after the manner of the oriental nations in antient times, a more distinct and forcible instruction. Indeed, the whole account in this and the next chapter of the appearance of Jehovah to Abraham, of Abraham's intercession, of Jebovah's replies, of his promise to spare Sodom had there been found in it but ten righteous persons, and of the extraordinary care which was taken, by the interposition of heavenly messengers, to provide for the deliverance of righteous Lot; I say, this whole account is adapted, with the most striking propriety and energy, to convey to our minds some of the most useful and important lessons. It is, without doubt, founded on real facts, the manner only of telling these facts being to be considered as disguised and veiled by a mixture of allegory. Nor should we at all wonder at such a manner of relating facts, did we know how the antients wrote history, or by what methods the memory of important events was

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preferved and transmitted from one generation to another before the invention of letters.

The remarks I have now made fhould be attended to in reading many of the other accounts in this book of Genefis; and particularly those of the Creation, the Fall, and the Deluge.-But waving all observations of this kind, I would take occasion from the account I have read, to desire you to consider a circumstance in the scripture history which is very remarkable, and which distinguishes it from all other histories ; I mean, the tendency which it has to display the justice and spotless holiness of the Deity, as the moral governor of the world. Other histories carry our views no higher than second caufes, or the natural means by which events are produced; but this history constantly and uniformly carries our views to the first cause, and leads us to conceive of the providence of God as guiding the course of nature, and of his love of righteoufness, and hatred of iniquity, as the springs of all the blesfings enjoyed by nations, and of all the calamities which befall them. Thus, in the present instance, we are taught distinctly that the cause of the destruction of Sodom was the anger of the Deity against the inhabitants for their wickedness; and we are further led to form the most lively ideas of this truth, by being acquainted that had there been in it but ten righteous perfons it would have been saved. The natural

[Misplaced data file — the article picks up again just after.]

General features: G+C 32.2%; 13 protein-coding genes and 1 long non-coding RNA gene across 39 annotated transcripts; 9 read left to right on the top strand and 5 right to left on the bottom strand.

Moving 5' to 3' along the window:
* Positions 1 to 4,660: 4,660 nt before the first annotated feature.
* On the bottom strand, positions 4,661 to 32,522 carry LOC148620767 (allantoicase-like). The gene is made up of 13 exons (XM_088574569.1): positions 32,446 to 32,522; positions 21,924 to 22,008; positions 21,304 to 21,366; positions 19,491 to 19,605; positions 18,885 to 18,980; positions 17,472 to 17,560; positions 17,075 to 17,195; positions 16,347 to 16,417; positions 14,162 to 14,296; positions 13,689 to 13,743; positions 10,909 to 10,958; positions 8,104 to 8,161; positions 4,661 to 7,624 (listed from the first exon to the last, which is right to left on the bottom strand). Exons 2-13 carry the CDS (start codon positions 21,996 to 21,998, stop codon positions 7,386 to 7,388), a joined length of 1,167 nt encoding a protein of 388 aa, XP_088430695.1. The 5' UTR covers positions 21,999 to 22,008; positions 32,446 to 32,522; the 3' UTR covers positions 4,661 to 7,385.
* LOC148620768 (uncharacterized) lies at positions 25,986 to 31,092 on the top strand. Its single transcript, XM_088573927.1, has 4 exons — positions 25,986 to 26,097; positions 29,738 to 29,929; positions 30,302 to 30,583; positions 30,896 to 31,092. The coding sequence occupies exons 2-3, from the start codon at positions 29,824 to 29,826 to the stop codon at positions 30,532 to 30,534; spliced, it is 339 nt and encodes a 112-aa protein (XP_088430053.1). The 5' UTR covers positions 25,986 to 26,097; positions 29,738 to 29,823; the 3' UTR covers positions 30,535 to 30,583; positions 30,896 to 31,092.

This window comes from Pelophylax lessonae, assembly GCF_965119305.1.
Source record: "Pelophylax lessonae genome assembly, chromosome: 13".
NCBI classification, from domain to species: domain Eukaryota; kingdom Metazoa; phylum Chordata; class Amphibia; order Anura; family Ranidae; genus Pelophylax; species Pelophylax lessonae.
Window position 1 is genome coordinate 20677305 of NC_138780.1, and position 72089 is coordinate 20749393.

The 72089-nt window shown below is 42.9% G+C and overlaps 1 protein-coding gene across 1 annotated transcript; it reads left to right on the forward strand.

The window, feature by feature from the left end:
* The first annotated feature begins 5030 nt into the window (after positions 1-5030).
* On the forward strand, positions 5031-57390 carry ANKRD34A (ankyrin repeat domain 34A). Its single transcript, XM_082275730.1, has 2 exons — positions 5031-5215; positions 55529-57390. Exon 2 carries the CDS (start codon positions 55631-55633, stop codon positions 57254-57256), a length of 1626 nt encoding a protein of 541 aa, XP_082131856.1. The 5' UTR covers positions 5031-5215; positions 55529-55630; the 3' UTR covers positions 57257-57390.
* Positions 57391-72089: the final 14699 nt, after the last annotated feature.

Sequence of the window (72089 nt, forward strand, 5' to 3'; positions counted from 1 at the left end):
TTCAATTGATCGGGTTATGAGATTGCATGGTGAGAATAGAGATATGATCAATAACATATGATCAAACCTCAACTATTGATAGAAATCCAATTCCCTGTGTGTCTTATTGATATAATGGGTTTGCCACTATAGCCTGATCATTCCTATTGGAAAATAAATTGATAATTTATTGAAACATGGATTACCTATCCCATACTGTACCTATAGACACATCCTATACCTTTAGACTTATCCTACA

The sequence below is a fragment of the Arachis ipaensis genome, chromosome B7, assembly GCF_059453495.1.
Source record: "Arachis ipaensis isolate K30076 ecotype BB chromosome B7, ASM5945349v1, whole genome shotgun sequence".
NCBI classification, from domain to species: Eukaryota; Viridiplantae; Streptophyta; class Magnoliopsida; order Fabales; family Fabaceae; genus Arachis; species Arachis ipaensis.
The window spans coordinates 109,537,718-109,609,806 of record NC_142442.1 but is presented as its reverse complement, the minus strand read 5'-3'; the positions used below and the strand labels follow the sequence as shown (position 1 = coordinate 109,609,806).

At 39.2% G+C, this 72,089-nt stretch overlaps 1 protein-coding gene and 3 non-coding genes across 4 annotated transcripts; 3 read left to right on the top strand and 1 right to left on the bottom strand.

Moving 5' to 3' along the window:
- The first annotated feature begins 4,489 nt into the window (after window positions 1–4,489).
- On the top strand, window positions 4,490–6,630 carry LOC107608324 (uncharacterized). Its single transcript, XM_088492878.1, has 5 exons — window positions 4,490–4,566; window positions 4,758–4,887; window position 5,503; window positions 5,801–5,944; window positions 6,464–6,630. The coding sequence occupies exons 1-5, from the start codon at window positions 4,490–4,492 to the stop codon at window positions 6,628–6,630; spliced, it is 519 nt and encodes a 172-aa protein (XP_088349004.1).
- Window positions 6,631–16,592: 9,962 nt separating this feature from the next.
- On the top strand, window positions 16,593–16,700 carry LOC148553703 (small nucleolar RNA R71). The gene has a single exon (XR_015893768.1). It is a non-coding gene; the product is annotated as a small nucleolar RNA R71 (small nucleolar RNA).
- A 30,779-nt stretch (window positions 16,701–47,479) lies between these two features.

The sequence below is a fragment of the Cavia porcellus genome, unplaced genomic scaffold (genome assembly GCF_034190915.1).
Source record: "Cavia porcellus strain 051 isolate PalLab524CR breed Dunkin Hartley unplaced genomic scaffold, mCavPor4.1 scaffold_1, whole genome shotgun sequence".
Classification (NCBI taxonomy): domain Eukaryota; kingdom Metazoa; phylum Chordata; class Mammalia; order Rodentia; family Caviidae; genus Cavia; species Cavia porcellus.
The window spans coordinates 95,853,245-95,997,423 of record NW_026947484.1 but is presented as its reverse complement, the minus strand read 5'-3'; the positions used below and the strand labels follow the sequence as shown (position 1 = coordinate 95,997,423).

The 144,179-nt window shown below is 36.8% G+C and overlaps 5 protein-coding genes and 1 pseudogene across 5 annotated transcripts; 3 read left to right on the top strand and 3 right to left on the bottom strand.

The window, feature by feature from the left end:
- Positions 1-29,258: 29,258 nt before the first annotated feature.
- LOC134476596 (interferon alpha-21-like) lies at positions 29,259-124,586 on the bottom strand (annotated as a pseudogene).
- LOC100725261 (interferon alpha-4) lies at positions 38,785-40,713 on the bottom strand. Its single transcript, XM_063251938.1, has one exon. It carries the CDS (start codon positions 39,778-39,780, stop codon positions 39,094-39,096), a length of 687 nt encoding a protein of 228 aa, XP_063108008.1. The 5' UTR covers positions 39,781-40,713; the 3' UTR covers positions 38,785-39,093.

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Causes which produced its destruction would, in this case, either never have existed, or their ope. rations would have been so directed as to suspend or prevent the calamity they produced. Nothing certainly can be more unreasonable, than to conclude that because an event has been brought about by natural means, therefore the hand of God has not been in it; or that, because we can trace the blessings and the sufferings of beings to certain powers, which are their immediate causes, therefore they can be under no direction from the moral government of the first and supreme cause, A little philosophy may incline a person to this conclusion; but a deep insight into philosophy, and an enlarged view of the laws and constitution of nature, will convince us of the contrary. Irreligion and atheism must be derived from miserable inattention and ignorance. True knowledge will necessarily make us devout, and force us to acknowledge that God is the cause of all causes, that his power is the source of all efficacy in nature, and his righteous providence the guide of all that happens.

But to return to the remark which occasioned these observations.-The Scriptures, I have said, direct us to conceive of God's love of righteoufnefs and aversion to wickedness, as the principles which influence him in determining the fates of kingdoms. He regards communities with particular favour, on account of the number of vir